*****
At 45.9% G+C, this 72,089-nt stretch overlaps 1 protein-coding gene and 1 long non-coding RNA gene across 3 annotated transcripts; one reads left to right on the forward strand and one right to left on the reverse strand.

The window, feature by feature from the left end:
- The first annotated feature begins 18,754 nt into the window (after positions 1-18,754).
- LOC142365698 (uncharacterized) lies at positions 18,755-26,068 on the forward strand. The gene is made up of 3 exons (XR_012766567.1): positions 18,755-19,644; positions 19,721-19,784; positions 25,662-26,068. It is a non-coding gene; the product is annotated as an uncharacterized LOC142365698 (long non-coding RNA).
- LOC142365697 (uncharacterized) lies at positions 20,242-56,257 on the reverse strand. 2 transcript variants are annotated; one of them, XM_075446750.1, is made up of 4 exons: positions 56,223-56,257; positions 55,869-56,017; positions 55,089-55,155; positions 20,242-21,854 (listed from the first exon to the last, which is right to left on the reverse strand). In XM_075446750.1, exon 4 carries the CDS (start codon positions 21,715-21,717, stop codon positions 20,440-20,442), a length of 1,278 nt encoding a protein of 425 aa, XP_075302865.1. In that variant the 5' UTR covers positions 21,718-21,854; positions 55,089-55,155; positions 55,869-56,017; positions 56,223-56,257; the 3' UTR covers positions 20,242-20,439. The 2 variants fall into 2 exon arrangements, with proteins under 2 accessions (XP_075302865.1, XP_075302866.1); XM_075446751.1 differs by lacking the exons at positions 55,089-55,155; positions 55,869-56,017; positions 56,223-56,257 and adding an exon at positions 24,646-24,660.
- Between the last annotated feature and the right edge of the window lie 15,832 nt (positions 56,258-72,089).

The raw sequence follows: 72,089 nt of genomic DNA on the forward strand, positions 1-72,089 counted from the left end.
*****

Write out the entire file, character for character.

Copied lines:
At 45.9% G+C, this 72,089-nt stretch overlaps 1 protein-coding gene and 1 long non-coding RNA gene across 3 annotated transcripts; one reads left to right on the forward strand and one right to left on the reverse strand.

The window, feature by feature from the left end:
- The first annotated feature begins 18,754 nt into the window (after positions 1-18,754).
- LOC142365698 (uncharacterized) lies at positions 18,755-26,068 on the forward strand. The gene is made up of 3 exons (XR_012766567.1): positions 18,755-19,644; positions 19,721-19,784; positions 25,662-26,068. It is a non-coding gene; the product is annotated as an uncharacterized LOC142365698 (long non-coding RNA).
- LOC142365697 (uncharacterized) lies at positions 20,242-56,257 on the reverse strand. 2 transcript variants are annotated; one of them, XM_075446750.1, is made up of 4 exons: positions 56,223-56,257; positions 55,869-56,017; positions 55,089-55,155; positions 20,242-21,854 (listed from the first exon to the last, which is right to left on the reverse strand). In XM_075446750.1, exon 4 carries the CDS (start codon positions 21,715-21,717, stop codon positions 20,440-20,442), a length of 1,278 nt encoding a protein of 425 aa, XP_075302865.1. In that variant the 5' UTR covers positions 21,718-21,854; positions 55,089-55,155; positions 55,869-56,017; positions 56,223-56,257; the 3' UTR covers positions 20,242-20,439. The 2 variants fall into 2 exon arrangements, with proteins under 2 accessions (XP_075302865.1, XP_075302866.1); XM_075446751.1 differs by lacking the exons at positions 55,089-55,155; positions 55,869-56,017; positions 56,223-56,257 and adding an exon at positions 24,646-24,660.
- Between the last annotated feature and the right edge of the window lie 15,832 nt (positions 56,258-72,089).

The raw sequence follows: 72,089 nt of genomic DNA on the forward strand, positions 1-72,089 counted from the left end.